The life of the Indian boy — living close to nature, learning the ways of the wild animals, playing games and learning stories that developed the strength of body and spirit — has long been noted for its ability to develop character. In this book Charles Eastman ("Ohiyesa"), a full-blooded Sioux Indian raised as a young warrior in the 1870's and 80's, describes that life — the lessons he learned, games he played, and feelings about life that he developed as he worked to become a young Indian scout.
Among the many areas of craft and lore described are the physical training of young boys, making friends with the wild animals, learning the language of footprints, hunting with slingshot and bow and arrow, trapping and fishing, making canoes, setting up camp, building wigwams and other shelters, making fire without matches and cooking without pots, blazing a trail, using Indian signals, gesture language and picture-writing, reading the signs of nature and storytelling, as well as information on winter and summer sports of the Indian boys, names and ceremonies of Indian boys and Indian girls, and the etiquette of the wigwam. Throughout, not only the practices but the reasons and feelings behind them are described. Twenty seven illustrations show many of the crafts and signs described.
Scouts and others who enjoy camping and learning the lessons of outdoor life will find in this book not only new ideas but a feeling of life as it was lived by young Indian boys and girls nearly a century ago. In learning the lessons described in this book you will make new discoveries — about nature, about outdoor life, and about yourself.
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Indian Scout Craft and Lore
By Charles A. Eastman
Dover Publications, Inc.Copyright © 1974 Dover Publications, Inc.
All rights reserved.
AT HOME WITH NATURE
TO be in harmony with nature, one must be true in thought, free in action, and clean in body, mind, and spirit. This is the solid granite foundation of character.
Have you ever wondered why most great men were born in humble homes and passed their early youth in the open country? There a boy is accustomed to see the sun rise and set every day; there rocks and trees are personal friends, and his geography is born with him, for he carries a map of the region in his head. In civilization there are many deaf ears and. blind eyes. Because the average boy in the town has been deprived of close contact and intimacy with nature, what he has learned from books he soon forgets, or is unable to apply. All learning is a dead language to him who gets it at second hand.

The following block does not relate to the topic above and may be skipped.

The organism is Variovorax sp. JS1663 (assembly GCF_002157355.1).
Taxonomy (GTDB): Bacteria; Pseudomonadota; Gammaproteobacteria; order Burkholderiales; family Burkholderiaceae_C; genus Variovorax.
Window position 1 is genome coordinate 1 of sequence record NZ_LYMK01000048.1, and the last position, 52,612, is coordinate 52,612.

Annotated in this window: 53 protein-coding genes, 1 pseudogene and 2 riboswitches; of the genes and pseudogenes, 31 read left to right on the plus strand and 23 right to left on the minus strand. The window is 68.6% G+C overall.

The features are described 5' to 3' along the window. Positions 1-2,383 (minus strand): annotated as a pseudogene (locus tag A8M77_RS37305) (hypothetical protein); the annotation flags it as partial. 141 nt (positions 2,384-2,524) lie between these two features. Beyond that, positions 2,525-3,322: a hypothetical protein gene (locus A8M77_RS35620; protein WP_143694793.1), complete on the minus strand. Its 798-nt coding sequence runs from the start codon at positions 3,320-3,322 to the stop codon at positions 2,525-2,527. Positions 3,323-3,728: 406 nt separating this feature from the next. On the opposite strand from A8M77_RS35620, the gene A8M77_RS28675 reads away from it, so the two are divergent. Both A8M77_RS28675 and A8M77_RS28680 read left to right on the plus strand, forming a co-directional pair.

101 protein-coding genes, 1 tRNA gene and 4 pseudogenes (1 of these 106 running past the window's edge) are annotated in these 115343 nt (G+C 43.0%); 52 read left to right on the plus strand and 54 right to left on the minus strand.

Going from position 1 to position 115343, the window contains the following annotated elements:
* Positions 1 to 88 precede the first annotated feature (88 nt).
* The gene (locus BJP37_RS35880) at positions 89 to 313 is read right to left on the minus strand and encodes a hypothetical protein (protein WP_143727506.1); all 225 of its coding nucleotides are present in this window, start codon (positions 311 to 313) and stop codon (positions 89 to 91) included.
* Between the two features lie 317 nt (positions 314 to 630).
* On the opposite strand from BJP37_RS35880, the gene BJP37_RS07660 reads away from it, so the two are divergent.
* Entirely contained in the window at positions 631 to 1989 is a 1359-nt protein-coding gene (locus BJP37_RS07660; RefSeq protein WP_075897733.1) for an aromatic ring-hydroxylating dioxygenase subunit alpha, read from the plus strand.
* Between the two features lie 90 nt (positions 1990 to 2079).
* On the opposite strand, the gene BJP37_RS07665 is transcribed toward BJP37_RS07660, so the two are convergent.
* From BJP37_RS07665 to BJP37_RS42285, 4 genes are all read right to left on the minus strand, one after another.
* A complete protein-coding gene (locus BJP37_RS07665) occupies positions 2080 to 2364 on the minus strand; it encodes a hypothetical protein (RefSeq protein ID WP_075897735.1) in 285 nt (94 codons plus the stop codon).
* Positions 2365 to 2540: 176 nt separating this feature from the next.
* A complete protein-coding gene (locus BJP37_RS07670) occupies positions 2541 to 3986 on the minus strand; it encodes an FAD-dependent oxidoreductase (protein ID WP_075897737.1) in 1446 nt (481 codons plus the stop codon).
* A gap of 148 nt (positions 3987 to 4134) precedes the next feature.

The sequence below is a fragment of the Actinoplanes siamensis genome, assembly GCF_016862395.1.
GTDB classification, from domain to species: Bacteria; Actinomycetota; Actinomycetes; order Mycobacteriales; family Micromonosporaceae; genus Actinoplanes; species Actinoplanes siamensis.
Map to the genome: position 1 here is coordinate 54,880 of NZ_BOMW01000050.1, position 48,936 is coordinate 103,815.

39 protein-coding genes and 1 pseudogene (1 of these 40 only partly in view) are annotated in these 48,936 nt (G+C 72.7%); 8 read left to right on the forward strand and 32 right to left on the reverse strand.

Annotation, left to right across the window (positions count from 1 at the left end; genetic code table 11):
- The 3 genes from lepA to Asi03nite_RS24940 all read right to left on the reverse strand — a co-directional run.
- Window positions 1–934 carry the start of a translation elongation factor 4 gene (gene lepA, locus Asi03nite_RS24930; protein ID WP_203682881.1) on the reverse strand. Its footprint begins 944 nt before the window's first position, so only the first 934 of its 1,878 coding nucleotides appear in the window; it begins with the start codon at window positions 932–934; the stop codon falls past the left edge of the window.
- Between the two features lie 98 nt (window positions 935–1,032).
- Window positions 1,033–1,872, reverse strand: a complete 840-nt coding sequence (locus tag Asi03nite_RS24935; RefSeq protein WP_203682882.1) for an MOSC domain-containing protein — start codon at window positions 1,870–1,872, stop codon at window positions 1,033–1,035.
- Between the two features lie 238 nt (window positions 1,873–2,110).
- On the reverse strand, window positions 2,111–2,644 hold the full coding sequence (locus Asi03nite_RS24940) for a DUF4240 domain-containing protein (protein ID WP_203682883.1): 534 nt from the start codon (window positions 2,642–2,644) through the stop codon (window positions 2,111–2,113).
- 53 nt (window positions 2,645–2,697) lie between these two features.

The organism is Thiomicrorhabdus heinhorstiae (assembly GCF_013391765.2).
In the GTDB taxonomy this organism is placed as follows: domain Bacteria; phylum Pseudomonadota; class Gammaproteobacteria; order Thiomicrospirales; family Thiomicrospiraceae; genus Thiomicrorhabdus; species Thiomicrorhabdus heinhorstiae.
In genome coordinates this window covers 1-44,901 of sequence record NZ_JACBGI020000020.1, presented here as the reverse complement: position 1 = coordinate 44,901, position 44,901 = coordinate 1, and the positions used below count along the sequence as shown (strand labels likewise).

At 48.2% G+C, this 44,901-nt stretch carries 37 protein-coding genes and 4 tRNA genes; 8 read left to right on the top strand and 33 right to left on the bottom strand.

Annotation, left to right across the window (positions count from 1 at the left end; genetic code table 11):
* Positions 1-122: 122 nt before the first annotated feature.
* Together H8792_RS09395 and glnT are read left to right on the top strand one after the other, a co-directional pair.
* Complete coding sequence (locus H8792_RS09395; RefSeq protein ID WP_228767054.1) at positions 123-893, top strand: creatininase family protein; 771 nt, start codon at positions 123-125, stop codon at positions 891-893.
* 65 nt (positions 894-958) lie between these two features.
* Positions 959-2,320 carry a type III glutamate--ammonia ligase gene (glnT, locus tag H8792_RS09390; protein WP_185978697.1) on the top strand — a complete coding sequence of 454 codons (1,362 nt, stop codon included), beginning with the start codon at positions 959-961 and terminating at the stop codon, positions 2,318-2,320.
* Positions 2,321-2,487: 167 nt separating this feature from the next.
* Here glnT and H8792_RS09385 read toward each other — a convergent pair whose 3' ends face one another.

It is necessary that you should live with nature, my boy friend, if only that you may verify to your own satisfaction your schoolroom lessons. Further than this, you may be able to correct some error, or even to learn something that will be a real contribution to the sum of human knowledge. That is by no means impossible to a sincere observer. In the great laboratory of nature there are endless secrets yet to be discovered.
We will follow the Indian method, for the American Indian is the only man I know who accepts natural things as lessons in themselves, direct from the Great Giver of life.
Yet there exists in us, as in you, a dread of strange things and strange places; light and darkness, storm and calm, affect our minds as they do yours, until we have learned to familiarize ourselves with earth and sky in their harsher aspects. Suppose that you are absolutely alone in the great woods at night! The Indian boy is taught from babyhood not to fear such a situation, for the laws of the wilderness must necessarily be right and just, and man is almost universally respected by the animals, unless he himself is the aggressor. This is the normal attitude of trust in our surroundings, both animate and inanimate; and if our own attitude is normal, the environment at once becomes so. It is true that an innate sense of precaution makes us fear what is strange; it is equally true that simplicity and faith in the natural wins in the end.
I will tell you how I was trained, as a boy, to overcome the terror of darkness and loneliness. My uncle, who was my first teacher, was accustomed to send me out from our night camp in search of water. As we lived a roving life in pursuit of game, my errand led me often into pathless and unfamiliar woods. While yet very young, all the manhood and self-reliance in me was called forth by this test.
You can imagine how I felt as I pushed forward alone into the blackness, conscious of real danger from possible wild beasts and lurking foes. How thrilling, how tantalizing the cry of the screech-owl! Even the rustling of a leaf or the snapping of a dry twig under foot sent a chill through my body. Novice that I was, I did not at once realize that it is as easy as swimming; all I needed was confidence in myself and in the elements.